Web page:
Delhi kids show the way
In Delhi, children made sure that grownups switch off the lights during Earth Hour on Saturday.
Sixth-standard student Anand Chowdhary of Mother’s International School campaigning for Earth Hour in his neighbourhood. He and his little sister downloaded Earth Hour logo and made 100 badges and distributed among neighbours in Greater Kailash-2 in South Delhi.
A day after, he wore a victorious smile. “We did it,” he said on Sunday. “I made my parents follow it, and my parents made my neighbours follow it. Overall, it was great,” he said.
Arundhati Lal, a third standard student of Ramjas School, drew posters and made his father paste them in their Dwarka DDA building. “All the neighbours participated,” said her father Vipin Kumar.
Parents also confessed that if it weren’t for their wards, Earth Hour would have passed by as just another “useless fad”. “Our 10-year-old daughter brought activities from school asking her to get a pledge signed by the parents to switch off the lights for an hour,” said Sanjiv Kumar, whose daughter goes to Springdales, Pusa Road.
“Nothing works better than your children asking you to be environmentally conscious,” said Ameeta Wattal, principal, Springdales, Pusa Road.
The Delhi government had sent communication to 2000 schools, including 1100 government schools, to spread the message to the parents.
Students in Delhi University chipped in too. Six hostels in North Campus kept their lights off after volunteers from the School of Environment spoke to hostellers in the morning. “With each hostel having around 40 rooms, some 240 rooms were shrouded in darkness yesterday,” said Govind Singh, general secretary of the Environment Forum.
However, the biggest supporter of Earth Hour turned out to be the weather gods.
Thanks to untimely thundershowers, the mercury dipped to 17 degrees Celsius and brought down the power demand significantly. “Thanks to the thundershowers, a 66 KV line and a 11 KV line collapsed, causing power cuts to a large number of areas, thus contributing to the darkness,” said a senior Delhi Transco official.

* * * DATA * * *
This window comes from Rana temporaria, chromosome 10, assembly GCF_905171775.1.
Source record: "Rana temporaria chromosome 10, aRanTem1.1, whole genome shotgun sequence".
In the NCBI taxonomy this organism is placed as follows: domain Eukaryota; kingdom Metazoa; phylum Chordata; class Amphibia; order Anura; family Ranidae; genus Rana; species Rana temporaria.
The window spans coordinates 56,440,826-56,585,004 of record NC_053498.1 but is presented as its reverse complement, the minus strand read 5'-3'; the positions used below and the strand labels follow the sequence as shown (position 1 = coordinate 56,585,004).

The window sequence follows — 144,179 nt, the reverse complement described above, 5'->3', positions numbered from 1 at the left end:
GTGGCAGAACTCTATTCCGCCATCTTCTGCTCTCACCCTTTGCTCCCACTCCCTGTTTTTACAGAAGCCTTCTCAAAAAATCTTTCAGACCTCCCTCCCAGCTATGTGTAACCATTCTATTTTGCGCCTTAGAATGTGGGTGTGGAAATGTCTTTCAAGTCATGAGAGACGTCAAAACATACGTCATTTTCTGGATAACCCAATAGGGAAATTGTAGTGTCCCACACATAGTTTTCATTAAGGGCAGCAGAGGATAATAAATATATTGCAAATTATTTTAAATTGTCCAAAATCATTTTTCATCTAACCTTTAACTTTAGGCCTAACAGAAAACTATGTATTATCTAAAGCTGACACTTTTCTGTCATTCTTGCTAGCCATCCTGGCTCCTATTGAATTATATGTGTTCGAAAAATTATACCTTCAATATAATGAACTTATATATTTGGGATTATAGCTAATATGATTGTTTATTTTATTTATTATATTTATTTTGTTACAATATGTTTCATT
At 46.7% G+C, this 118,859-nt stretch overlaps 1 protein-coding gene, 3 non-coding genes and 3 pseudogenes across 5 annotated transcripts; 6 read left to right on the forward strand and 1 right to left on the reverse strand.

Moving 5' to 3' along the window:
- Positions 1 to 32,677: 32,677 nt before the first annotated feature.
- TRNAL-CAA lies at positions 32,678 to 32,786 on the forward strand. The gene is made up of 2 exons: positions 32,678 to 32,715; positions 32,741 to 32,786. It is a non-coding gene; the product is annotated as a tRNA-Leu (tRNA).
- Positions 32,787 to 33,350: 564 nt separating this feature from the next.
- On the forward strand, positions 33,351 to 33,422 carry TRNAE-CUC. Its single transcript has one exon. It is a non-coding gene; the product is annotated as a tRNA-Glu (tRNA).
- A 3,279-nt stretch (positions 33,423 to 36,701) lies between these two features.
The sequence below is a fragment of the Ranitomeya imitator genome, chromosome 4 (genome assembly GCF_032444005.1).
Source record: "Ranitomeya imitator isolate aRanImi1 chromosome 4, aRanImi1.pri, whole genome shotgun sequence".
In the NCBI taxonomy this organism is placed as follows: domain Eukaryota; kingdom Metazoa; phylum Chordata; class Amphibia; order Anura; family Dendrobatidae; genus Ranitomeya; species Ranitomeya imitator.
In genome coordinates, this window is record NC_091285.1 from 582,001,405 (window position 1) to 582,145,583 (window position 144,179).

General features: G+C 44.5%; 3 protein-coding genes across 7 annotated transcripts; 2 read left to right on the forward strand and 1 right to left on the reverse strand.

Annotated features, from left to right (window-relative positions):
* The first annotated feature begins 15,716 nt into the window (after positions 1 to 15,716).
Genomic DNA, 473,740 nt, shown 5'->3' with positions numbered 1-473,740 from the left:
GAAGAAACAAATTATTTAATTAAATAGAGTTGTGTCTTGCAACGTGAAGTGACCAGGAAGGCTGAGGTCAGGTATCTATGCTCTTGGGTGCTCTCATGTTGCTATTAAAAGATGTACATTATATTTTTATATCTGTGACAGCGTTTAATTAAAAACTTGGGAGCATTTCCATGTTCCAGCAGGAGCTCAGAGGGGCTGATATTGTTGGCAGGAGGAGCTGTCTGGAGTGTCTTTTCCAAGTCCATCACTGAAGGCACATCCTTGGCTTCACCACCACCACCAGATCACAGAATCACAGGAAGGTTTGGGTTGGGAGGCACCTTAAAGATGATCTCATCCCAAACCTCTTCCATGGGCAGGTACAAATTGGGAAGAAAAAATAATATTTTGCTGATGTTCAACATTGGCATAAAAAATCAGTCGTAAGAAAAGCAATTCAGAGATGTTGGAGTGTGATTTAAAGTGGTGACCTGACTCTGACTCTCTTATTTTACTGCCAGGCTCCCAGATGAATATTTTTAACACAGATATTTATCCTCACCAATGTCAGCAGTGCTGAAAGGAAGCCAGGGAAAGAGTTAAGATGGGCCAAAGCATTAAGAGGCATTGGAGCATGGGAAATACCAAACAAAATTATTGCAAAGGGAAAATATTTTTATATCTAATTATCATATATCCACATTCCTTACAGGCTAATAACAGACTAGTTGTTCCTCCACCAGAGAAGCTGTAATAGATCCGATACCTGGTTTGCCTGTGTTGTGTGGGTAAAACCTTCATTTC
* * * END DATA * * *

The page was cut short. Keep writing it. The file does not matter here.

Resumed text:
For the uninitiated, Dhan Mill Compound, a former granary and a cluster of warehouses, has morphed into the city’s modish food, fashion, design and lifestyle destination. Its streets are lined with art cafes, home décor outlets, ateliers, art galleries, pottery studios, dance halls and high-end boutiques, whose facades and interiors are as interesting and experimental as the wares they deal in. Interestingly, all of these fancy establishments are housed in re-purposed warehouse buildings, which still have metal roofs.
According to a Delhi government official, a break-up of the total jobs, including the list of employers and the number of people they hired, will be shared “in a couple of days”. Notably, the government portal was launched by chief minister Arvind Kejriwal on July 27, 2020, to help entry-level and blue-collar job seekers connect with employers at a time when the Covid-19 induced lockdown left many people unemployed.
“Manufactures, and start-ups which are working on alternatives to single-use plastic have to pay more GST for raw material. Hence, the Delhi government will write to the Centre and request a reduction in GST rates,” Delhi environment minister Gopal Rai said.
Safdarjung, Delhi’s base weather station, recorded 0.1mm of rainfall between 8:30am and 5:30pm on Sunday. The Capital recorded 1.9mm of rainfall on Saturday and 117.2mm on Friday, making the monthly total 119.2mm so far. The normal monthly average for July is 210.6mm, said weather experts.
Monsoon elevates Adam Khan’s tomb into an emergency sanctuary for passersby (and dogs) speared by sudden showers. Perched atop a Mehrauli hillock, the monument overlooks the Qutub Minar, which appears totally bechara and defenceless in the heavy rain.